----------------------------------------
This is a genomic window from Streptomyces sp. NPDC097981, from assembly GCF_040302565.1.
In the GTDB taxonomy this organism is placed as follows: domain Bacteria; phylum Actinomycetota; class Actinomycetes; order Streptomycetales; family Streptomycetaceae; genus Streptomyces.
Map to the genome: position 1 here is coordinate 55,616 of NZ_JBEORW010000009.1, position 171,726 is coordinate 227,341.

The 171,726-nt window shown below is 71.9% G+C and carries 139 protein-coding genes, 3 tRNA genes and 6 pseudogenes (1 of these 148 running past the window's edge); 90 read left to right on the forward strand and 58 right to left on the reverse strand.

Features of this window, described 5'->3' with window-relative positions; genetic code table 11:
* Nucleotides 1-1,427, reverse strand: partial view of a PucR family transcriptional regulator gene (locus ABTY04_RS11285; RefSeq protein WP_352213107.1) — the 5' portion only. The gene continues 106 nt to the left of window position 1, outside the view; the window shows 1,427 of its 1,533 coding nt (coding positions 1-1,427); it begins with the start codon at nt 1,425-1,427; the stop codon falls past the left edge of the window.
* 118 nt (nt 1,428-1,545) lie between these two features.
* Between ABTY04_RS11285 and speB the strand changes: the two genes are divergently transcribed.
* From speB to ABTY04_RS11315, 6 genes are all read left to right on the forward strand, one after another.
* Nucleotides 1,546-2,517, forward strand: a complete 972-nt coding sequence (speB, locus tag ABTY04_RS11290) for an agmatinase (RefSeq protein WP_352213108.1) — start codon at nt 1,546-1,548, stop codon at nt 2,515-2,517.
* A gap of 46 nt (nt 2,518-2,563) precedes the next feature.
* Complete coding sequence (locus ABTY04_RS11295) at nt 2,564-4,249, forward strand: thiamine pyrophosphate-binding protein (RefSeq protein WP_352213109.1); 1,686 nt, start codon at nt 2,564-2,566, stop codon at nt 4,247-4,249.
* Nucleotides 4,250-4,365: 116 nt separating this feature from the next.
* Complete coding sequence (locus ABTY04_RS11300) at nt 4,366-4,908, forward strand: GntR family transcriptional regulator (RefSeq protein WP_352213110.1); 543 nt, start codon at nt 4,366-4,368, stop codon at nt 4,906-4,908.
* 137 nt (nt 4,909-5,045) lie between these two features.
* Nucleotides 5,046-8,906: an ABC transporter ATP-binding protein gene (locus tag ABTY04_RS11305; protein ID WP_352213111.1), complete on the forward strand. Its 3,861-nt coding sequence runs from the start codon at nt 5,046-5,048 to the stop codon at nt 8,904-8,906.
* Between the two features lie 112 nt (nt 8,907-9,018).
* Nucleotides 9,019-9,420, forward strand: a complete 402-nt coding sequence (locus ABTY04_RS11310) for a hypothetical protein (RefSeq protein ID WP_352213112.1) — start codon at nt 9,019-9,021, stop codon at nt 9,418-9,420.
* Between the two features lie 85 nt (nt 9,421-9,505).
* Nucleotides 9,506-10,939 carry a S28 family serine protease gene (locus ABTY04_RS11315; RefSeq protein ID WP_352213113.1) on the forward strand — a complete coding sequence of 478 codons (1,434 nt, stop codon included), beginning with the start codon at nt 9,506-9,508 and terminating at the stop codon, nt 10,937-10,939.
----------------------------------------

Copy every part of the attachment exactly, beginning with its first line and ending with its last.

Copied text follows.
This is a genomic window from Streptomyces sp. NPDC097981, from assembly GCF_040302565.1.
In the GTDB taxonomy this organism is placed as follows: domain Bacteria; phylum Actinomycetota; class Actinomycetes; order Streptomycetales; family Streptomycetaceae; genus Streptomyces.
Map to the genome: position 1 here is coordinate 55,616 of NZ_JBEORW010000009.1, position 171,726 is coordinate 227,341.

The 171,726-nt window shown below is 71.9% G+C and carries 139 protein-coding genes, 3 tRNA genes and 6 pseudogenes (1 of these 148 running past the window's edge); 90 read left to right on the forward strand and 58 right to left on the reverse strand.

Features of this window, described 5'->3' with window-relative positions; genetic code table 11:
* Nucleotides 1-1,427, reverse strand: partial view of a PucR family transcriptional regulator gene (locus ABTY04_RS11285; RefSeq protein WP_352213107.1) — the 5' portion only. The gene continues 106 nt to the left of window position 1, outside the view; the window shows 1,427 of its 1,533 coding nt (coding positions 1-1,427); it begins with the start codon at nt 1,425-1,427; the stop codon falls past the left edge of the window.
* 118 nt (nt 1,428-1,545) lie between these two features.
* Between ABTY04_RS11285 and speB the strand changes: the two genes are divergently transcribed.
* From speB to ABTY04_RS11315, 6 genes are all read left to right on the forward strand, one after another.
* Nucleotides 1,546-2,517, forward strand: a complete 972-nt coding sequence (speB, locus tag ABTY04_RS11290) for an agmatinase (RefSeq protein WP_352213108.1) — start codon at nt 1,546-1,548, stop codon at nt 2,515-2,517.
* A gap of 46 nt (nt 2,518-2,563) precedes the next feature.
* Complete coding sequence (locus ABTY04_RS11295) at nt 2,564-4,249, forward strand: thiamine pyrophosphate-binding protein (RefSeq protein WP_352213109.1); 1,686 nt, start codon at nt 2,564-2,566, stop codon at nt 4,247-4,249.
* Nucleotides 4,250-4,365: 116 nt separating this feature from the next.
* Complete coding sequence (locus ABTY04_RS11300) at nt 4,366-4,908, forward strand: GntR family transcriptional regulator (RefSeq protein WP_352213110.1); 543 nt, start codon at nt 4,366-4,368, stop codon at nt 4,906-4,908.
* 137 nt (nt 4,909-5,045) lie between these two features.
* Nucleotides 5,046-8,906: an ABC transporter ATP-binding protein gene (locus tag ABTY04_RS11305; protein ID WP_352213111.1), complete on the forward strand. Its 3,861-nt coding sequence runs from the start codon at nt 5,046-5,048 to the stop codon at nt 8,904-8,906.
* Between the two features lie 112 nt (nt 8,907-9,018).
* Nucleotides 9,019-9,420, forward strand: a complete 402-nt coding sequence (locus ABTY04_RS11310) for a hypothetical protein (RefSeq protein ID WP_352213112.1) — start codon at nt 9,019-9,021, stop codon at nt 9,418-9,420.
* Between the two features lie 85 nt (nt 9,421-9,505).
* Nucleotides 9,506-10,939 carry a S28 family serine protease gene (locus ABTY04_RS11315; RefSeq protein ID WP_352213113.1) on the forward strand — a complete coding sequence of 478 codons (1,434 nt, stop codon included), beginning with the start codon at nt 9,506-9,508 and terminating at the stop codon, nt 10,937-10,939.